The following are some common acquired hearts diseases in dogs:

  • Dilated cardiomyopathy: one of the most common canine heart diseases, it was thought only to be congenital, but recent studies have shown a link to diet in dogs without genetic predisposition[6]. This study highlighted the importance of taurine rich food for dogs, something which can be lacking in commercial dog food.

  • Pericardial effusion: the pericardial sac (pericardium) is a sac of tissue which surrounds the heart. This can become affected due to infection, tumors, trauma or idiopathic (unknown) reasons. It causes the pericardium to fill with fluid and put pressure on the heart which can make it beat faster. Treatment will depend on the underlying cause.

  • Pericarditis: similar to pericardial effusion, but the pericardium becomes inflamed and not necessary filled with fluid.

  • Congestive heart failure: this is not a disease, but a group of symptoms which caused by the heart's inability to properly pump blood through the body. They can be a result of lifestyle and diet, as well as hormonal imbalance, infections or various other issues. The tachycardia is often a result of an enlarged heart, just one of the symptoms of congestive heart failure in dogs.

Many of the acquired causes of a dog's heart beating very fast are a result of other health problems. For example, dogs suffering from obesity often develop heart disease. A dog doesn't have to be overweight for this to happen. Poor quality food and nutrition may include a dog not eating sufficient amounts of taurine in their diet, an amino acid important in maintaining heart health.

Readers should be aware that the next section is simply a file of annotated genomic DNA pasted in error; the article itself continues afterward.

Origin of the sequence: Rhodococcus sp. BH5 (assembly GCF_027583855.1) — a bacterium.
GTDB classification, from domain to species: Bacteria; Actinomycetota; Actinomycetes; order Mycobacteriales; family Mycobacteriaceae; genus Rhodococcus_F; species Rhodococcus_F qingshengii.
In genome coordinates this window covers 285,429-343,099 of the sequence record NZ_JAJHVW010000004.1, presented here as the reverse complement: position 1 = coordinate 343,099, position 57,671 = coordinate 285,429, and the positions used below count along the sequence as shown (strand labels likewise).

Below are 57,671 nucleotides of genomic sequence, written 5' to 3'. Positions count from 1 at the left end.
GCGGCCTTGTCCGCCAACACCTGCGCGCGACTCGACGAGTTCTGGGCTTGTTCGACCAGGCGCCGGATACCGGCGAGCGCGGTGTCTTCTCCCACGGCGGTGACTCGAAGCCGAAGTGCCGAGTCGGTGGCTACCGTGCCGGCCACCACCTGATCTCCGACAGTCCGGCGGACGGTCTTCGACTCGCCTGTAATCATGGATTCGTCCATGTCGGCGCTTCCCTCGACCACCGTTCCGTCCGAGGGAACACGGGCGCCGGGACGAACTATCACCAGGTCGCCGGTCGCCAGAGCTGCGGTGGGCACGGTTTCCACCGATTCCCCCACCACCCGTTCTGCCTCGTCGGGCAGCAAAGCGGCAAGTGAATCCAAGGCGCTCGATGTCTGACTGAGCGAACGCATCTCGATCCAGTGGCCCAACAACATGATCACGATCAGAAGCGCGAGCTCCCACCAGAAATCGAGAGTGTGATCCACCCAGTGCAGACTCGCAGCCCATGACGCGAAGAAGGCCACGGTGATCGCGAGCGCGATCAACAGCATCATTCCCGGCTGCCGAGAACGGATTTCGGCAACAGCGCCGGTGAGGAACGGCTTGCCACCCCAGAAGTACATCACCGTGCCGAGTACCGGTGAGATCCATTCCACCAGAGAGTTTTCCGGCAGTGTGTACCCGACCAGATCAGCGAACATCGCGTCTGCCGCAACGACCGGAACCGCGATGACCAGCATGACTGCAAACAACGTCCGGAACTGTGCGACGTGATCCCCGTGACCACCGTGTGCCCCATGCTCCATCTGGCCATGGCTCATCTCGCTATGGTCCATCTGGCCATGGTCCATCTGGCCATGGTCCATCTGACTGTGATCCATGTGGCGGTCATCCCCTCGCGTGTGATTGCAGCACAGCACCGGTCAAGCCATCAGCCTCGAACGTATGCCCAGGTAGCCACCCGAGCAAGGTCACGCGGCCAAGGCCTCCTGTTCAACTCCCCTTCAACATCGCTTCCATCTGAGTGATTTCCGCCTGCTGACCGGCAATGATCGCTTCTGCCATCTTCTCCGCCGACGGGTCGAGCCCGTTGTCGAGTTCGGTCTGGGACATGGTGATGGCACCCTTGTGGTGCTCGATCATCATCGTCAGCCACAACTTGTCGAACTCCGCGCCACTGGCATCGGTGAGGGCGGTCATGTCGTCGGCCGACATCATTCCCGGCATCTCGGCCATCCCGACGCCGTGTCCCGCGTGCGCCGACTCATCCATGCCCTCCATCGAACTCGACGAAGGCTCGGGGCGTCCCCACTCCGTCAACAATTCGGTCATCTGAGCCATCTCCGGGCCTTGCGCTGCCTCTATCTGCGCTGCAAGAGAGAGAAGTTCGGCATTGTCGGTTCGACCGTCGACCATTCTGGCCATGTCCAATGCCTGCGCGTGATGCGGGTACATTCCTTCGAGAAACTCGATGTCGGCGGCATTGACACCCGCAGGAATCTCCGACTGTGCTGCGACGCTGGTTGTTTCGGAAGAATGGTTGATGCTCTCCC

Other causes of increased heart rate in dogs

Although heart disease is a common reason why a dog's heart is beating very fast, many other physical and mental health problems can affect the dog's pulse, blood pressure and heart rate. Although they may not affect the heart directly, issues with other bodily systems can affect heart rate. For example, pulmonary disease can affect the dog's respiration which indirectly affects heart rate.

Here are some other health reason's why a dog's heart is beating very fast at rest:

  • Pulmonary fibrosis: this is due to the formation of excess fibrous tissue in the dog's lungs. It is the result of various possible causes which can include inherited disorders, inhalation of toxic chemicals or even cancer. Learn more with our article on pulmonary fibrosis in dogs.

  • Other respiratory diseases: many other respiratory diseases in dogs can increase their heart rate. These can include bacterial or viral infections. Heart rate should return to normal once recuperated, but any tissue damage caused to the heart may result in chronic tachycardia.

  • Sepsis: various types of infection can alter the heartbeat of a dog, but blood poisoning known as sepsis is one of the most dangerous. The infection can result from many routes, but once pathogens enter the bloodstream, they can be sent around the body and cause various systemic problems.

  • Toxic shock: if the dog has ingested something they shouldn't, the toxins can send them into shock which may begin with a faster heartbeat. Anaphylactic shock in dogs as a result of allergic reaction can also cause their heart to beat very fast.